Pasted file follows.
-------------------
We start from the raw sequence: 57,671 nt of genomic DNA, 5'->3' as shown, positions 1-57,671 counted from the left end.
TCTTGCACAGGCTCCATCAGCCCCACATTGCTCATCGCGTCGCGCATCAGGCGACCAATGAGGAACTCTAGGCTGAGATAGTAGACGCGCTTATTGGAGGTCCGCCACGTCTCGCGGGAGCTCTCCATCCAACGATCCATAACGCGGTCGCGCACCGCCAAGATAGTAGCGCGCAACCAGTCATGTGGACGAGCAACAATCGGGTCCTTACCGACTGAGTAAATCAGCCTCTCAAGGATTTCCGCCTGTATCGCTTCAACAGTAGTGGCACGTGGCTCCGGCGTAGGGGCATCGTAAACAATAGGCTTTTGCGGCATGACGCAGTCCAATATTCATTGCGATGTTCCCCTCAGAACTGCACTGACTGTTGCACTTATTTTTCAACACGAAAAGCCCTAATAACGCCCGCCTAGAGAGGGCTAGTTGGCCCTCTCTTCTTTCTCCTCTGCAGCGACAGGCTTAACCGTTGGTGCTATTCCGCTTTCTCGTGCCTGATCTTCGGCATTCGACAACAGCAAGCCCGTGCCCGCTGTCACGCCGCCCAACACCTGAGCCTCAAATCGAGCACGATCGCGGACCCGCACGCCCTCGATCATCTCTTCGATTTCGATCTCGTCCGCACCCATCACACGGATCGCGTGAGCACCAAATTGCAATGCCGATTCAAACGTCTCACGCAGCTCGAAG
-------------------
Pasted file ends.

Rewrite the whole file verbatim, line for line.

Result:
We start from the raw sequence: 57,671 nt of genomic DNA, 5'->3' as shown, positions 1-57,671 counted from the left end.
TCTTGCACAGGCTCCATCAGCCCCACATTGCTCATCGCGTCGCGCATCAGGCGACCAATGAGGAACTCTAGGCTGAGATAGTAGACGCGCTTATTGGAGGTCCGCCACGTCTCGCGGGAGCTCTCCATCCAACGATCCATAACGCGGTCGCGCACCGCCAAGATAGTAGCGCGCAACCAGTCATGTGGACGAGCAACAATCGGGTCCTTACCGACTGAGTAAATCAGCCTCTCAAGGATTTCCGCCTGTATCGCTTCAACAGTAGTGGCACGTGGCTCCGGCGTAGGGGCATCGTAAACAATAGGCTTTTGCGGCATGACGCAGTCCAATATTCATTGCGATGTTCCCCTCAGAACTGCACTGACTGTTGCACTTATTTTTCAACACGAAAAGCCCTAATAACGCCCGCCTAGAGAGGGCTAGTTGGCCCTCTCTTCTTTCTCCTCTGCAGCGACAGGCTTAACCGTTGGTGCTATTCCGCTTTCTCGTGCCTGATCTTCGGCATTCGACAACAGCAAGCCCGTGCCCGCTGTCACGCCGCCCAACACCTGAGCCTCAAATCGAGCACGATCGCGGACCCGCACGCCCTCGATCATCTCTTCGATTTCGATCTCGTCCGCACCCATCACACGGATCGCGTGAGCACCAAATTGCAATGCCGATTCAAACGTCTCACGCAGCTCGAAG